Most of us know where the household Fusebox is located. When the electricity cuts off in our home – either the lights or the sockets, or perhaps both – it is the first place we rush to in the hope of restoring power at the flick of a switch. Likewise, if there is an emergency and we need to turn the electricity off, the Fusebox is where we do it. But what is a Fusebox: how does it work, and why is it so crucial to the electrical wiring of our homes? We explain all.
What is a Fusebox?
A typical Fusebox contains three crucial components – the main switch, fuses or circuit breakers, and RCDs (Residual Current Devices) – used to control the electricity supply to your home.
The main switch is a simple on/off device, allowing you to cut supply to your home in one step. If you have two fuseboxes – one powering your electric storage heaters, for example – you will need to turn off both main switches to cut supply to your entire home.
Residual Current Devices (RCDs) are also switches. Their purpose is to trip a circuit if there is a fault that would otherwise be dangerous. RCDs are very sensitive, and with good reason: it is these switches that can save a life, by disconnecting the electricity in an instant. They can even detect when electricity flows down an unintended path – including a person!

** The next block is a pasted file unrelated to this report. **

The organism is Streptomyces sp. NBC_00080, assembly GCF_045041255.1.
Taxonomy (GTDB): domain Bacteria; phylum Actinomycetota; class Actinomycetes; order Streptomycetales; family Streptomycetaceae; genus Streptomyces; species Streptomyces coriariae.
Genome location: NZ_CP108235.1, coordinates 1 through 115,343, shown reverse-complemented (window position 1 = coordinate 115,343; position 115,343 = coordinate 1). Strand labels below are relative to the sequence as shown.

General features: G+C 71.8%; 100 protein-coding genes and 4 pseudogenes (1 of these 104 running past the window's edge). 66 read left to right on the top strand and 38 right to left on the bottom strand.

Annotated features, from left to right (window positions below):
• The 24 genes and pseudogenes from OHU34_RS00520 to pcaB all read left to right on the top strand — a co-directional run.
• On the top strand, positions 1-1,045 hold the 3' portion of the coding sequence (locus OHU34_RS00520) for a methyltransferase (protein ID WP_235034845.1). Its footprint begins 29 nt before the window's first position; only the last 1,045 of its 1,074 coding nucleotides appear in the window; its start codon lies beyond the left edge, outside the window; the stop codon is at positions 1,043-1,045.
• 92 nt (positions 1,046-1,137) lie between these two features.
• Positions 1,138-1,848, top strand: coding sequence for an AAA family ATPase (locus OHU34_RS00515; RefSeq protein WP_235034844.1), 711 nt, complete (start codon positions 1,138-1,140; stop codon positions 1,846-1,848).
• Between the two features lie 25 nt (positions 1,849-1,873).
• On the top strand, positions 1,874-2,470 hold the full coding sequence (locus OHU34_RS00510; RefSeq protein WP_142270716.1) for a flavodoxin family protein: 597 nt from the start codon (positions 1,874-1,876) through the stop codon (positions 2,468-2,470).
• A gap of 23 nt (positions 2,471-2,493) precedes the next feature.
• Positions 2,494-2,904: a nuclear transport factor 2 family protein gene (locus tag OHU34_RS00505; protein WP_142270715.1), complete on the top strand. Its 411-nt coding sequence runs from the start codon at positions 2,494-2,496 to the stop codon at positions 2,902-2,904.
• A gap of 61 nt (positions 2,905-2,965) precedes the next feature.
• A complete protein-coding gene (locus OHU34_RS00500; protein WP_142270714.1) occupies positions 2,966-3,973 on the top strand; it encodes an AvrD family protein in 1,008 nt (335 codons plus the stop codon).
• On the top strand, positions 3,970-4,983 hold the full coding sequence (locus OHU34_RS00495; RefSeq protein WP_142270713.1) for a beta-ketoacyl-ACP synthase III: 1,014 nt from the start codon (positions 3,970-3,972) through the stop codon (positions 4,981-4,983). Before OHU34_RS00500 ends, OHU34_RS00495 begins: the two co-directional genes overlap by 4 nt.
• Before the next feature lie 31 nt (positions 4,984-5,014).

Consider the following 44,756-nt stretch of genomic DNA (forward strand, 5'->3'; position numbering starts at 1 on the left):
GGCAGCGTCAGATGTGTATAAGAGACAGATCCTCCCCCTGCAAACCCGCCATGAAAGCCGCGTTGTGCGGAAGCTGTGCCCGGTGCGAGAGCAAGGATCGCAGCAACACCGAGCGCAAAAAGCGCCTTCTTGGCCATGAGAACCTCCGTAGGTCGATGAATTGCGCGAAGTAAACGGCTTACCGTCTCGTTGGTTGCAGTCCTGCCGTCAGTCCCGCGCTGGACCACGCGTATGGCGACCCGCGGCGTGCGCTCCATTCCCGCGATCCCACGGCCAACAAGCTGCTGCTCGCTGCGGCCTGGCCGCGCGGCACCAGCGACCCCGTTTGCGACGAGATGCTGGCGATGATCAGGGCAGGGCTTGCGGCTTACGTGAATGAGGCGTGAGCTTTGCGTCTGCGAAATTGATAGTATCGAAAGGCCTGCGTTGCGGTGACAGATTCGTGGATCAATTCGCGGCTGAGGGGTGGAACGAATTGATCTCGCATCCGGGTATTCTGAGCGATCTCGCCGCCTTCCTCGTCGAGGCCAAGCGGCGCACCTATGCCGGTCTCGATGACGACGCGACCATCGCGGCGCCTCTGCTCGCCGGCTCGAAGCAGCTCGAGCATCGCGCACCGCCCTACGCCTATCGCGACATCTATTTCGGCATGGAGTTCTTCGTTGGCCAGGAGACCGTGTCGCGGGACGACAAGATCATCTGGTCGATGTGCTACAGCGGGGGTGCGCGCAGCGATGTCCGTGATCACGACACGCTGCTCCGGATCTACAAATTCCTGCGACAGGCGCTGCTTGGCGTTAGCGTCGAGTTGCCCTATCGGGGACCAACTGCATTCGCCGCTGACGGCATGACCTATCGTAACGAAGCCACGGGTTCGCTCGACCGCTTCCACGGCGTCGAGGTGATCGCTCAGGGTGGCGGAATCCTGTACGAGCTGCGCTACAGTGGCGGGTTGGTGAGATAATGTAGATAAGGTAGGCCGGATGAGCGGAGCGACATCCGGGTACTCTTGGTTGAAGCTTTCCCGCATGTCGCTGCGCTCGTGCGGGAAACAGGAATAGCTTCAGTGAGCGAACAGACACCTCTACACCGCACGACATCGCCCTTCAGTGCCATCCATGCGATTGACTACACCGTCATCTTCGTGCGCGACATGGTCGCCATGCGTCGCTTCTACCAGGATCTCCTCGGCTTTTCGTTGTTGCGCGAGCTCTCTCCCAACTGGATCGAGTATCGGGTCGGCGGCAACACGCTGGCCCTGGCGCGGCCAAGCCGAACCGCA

Fuses are small, rewirable objects used to cut a circuit when there is a fault of a surge of current (pictured below). As an overload of current flows through the fuse wire, it becomes hot and melts – breaking the circuit and ensuring safety.
Often, circuit breakers are used in place of fuses. Similar in size, they provide more precise protection. As they work automatically, they can be reset instead of requiring complete replacement.
Safety and Your Fusebox
It is important for your safety that your fusebox is fully functioning at all times. One of the most important components from a safety perspective are the RCDs, so they must be tested regularly, at least once every three months. Usually this will mean pressing a test button, but if there are instructions make sure you read them carefully and follow them to the letter. If the test button does not trip the RCDs, contact a registered electrician.
The age of your fusebox should also be noted. If it pre-dates the 1960s then it should be replaced: look out for a wooden back, cast iron switches or a mix of different fuses.
We hope you found this post useful and you never need to ask the question, “What is a fusebox?” ever again. If you did, please share it.